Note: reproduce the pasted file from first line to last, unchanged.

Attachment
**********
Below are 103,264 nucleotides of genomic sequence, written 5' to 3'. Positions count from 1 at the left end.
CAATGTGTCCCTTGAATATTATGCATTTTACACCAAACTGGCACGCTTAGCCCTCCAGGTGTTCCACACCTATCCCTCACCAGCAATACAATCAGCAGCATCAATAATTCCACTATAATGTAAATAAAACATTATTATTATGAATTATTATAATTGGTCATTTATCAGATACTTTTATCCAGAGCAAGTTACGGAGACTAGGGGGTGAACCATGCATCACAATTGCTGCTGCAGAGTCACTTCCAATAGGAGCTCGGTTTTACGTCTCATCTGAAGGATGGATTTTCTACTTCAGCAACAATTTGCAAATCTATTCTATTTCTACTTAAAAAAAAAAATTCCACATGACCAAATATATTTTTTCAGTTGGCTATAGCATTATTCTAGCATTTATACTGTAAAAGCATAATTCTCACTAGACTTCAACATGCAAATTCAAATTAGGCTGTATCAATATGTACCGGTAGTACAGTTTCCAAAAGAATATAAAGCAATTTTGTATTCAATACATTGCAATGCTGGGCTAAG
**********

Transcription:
Below are 103,264 nucleotides of genomic sequence, written 5' to 3'. Positions count from 1 at the left end.
CAATGTGTCCCTTGAATATTATGCATTTTACACCAAACTGGCACGCTTAGCCCTCCAGGTGTTCCACACCTATCCCTCACCAGCAATACAATCAGCAGCATCAATAATTCCACTATAATGTAAATAAAACATTATTATTATGAATTATTATAATTGGTCATTTATCAGATACTTTTATCCAGAGCAAGTTACGGAGACTAGGGGGTGAACCATGCATCACAATTGCTGCTGCAGAGTCACTTCCAATAGGAGCTCGGTTTTACGTCTCATCTGAAGGATGGATTTTCTACTTCAGCAACAATTTGCAAATCTATTCTATTTCTACTTAAAAAAAAAAATTCCACATGACCAAATATATTTTTTCAGTTGGCTATAGCATTATTCTAGCATTTATACTGTAAAAGCATAATTCTCACTAGACTTCAACATGCAAATTCAAATTAGGCTGTATCAATATGTACCGGTAGTACAGTTTCCAAAAGAATATAAAGCAATTTTGTATTCAATACATTGCAATGCTGGGCTAAG